Unless you live in a basement or some hermetic box (or, Harry Potter-style, under a staircase), the view outside your window is indisputably a part of your interior. Whether you're 25 stories high overlooking a vista of skyscrapers, perched on a mountainside surrounded by evergreens, or about four yards away from another building that obstructs all views and most of your daily intake of sunlight, what exists on the other side of that opening to the world will have some notable effect on the atmosphere inside.
This is all the more true in these rooms photographed by Abelardo Morell for his series "Camera Obscura." For the project, Morell transformed a number of rooms into large-scale camera obscuras by installing prisms in the windows of the rooms that project views of the exterior onto the walls of the interior. .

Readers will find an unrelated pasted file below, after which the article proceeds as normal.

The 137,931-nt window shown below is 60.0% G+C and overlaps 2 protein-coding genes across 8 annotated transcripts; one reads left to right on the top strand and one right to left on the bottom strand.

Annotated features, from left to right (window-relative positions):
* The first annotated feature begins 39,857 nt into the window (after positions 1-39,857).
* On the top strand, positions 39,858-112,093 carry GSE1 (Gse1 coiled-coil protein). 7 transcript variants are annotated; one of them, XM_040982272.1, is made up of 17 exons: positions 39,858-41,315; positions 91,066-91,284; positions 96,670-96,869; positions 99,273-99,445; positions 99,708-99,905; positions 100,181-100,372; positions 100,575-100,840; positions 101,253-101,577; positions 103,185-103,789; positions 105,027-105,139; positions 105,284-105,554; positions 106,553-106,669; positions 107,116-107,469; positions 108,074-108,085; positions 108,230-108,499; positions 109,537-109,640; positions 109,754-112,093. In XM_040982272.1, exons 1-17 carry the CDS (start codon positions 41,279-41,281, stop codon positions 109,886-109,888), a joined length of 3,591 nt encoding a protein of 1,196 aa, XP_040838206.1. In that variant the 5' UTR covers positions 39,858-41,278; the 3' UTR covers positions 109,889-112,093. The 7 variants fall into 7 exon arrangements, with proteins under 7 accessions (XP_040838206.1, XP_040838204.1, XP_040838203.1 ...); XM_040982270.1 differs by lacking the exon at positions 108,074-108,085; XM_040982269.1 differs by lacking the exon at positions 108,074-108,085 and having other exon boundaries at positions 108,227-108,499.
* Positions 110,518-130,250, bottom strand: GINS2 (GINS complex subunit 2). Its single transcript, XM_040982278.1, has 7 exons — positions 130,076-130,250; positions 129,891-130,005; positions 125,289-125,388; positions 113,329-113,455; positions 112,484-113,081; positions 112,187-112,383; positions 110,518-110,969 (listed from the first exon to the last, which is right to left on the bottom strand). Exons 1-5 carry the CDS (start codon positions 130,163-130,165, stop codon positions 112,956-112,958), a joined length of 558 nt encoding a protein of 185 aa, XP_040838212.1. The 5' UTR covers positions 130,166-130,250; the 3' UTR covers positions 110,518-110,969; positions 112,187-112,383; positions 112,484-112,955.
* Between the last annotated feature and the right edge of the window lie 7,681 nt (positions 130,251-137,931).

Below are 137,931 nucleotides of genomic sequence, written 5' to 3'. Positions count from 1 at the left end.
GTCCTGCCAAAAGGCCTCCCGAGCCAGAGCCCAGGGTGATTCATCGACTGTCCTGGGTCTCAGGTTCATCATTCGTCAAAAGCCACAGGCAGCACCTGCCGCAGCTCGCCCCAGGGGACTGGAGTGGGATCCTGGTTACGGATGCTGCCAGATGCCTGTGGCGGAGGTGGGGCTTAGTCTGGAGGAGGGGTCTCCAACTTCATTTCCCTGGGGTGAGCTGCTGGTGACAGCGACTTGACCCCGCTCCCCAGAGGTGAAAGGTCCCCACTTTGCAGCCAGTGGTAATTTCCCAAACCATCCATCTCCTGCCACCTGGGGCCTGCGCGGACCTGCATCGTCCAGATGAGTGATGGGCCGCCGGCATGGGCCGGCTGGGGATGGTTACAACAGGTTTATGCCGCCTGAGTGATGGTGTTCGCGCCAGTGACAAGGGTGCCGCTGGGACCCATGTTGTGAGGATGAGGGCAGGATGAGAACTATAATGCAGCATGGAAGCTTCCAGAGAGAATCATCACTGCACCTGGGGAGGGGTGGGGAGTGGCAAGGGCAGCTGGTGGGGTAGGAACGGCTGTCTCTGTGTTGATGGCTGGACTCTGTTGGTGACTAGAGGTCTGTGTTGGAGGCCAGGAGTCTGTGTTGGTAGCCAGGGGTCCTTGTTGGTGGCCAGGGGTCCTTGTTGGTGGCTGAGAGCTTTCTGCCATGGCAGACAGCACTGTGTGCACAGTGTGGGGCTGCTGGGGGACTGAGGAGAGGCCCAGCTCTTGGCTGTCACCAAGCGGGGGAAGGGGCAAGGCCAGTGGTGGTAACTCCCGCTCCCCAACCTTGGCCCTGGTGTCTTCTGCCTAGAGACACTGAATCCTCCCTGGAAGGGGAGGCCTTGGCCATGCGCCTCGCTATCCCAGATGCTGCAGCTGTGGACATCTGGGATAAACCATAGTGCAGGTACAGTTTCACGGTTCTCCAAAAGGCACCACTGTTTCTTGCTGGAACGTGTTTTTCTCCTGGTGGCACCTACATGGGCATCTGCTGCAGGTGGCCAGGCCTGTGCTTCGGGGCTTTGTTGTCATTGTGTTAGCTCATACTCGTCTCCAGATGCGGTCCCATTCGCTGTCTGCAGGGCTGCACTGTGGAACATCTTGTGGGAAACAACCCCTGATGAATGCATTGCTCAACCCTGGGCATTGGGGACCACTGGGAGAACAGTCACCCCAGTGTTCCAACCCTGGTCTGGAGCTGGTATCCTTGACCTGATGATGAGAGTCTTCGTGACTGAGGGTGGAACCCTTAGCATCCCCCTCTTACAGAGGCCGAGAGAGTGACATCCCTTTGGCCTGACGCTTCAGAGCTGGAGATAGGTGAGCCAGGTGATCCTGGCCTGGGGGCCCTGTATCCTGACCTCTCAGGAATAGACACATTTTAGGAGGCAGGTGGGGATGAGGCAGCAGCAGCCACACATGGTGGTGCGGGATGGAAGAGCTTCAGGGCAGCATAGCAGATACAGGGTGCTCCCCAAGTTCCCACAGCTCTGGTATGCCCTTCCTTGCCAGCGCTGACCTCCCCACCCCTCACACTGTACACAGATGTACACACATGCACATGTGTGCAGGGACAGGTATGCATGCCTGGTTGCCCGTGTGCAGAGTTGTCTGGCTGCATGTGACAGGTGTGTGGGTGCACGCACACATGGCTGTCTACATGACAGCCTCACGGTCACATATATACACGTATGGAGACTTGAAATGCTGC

In Morell's long-exposure photographs, darkened interiors are illuminated with blown-up images of distinctive exterior settings: Images of Italian cityscapes, American riverfronts, and assorted countryside and park vistas are plastered over walls, doors, curtains, and furniture, creating striking collages of interior and exterior with an age-old visual trick.
"Over time, this project has taken me from my living room to all sorts of interiors around the world," said Morell. "One of the satisfactions I get from making this imagery comes from my seeing the weird and yet natural marriage of the inside and outside." See if you can guess the location of each room (and then try to guess the real estate value!).
[h/t Beautiful Decay]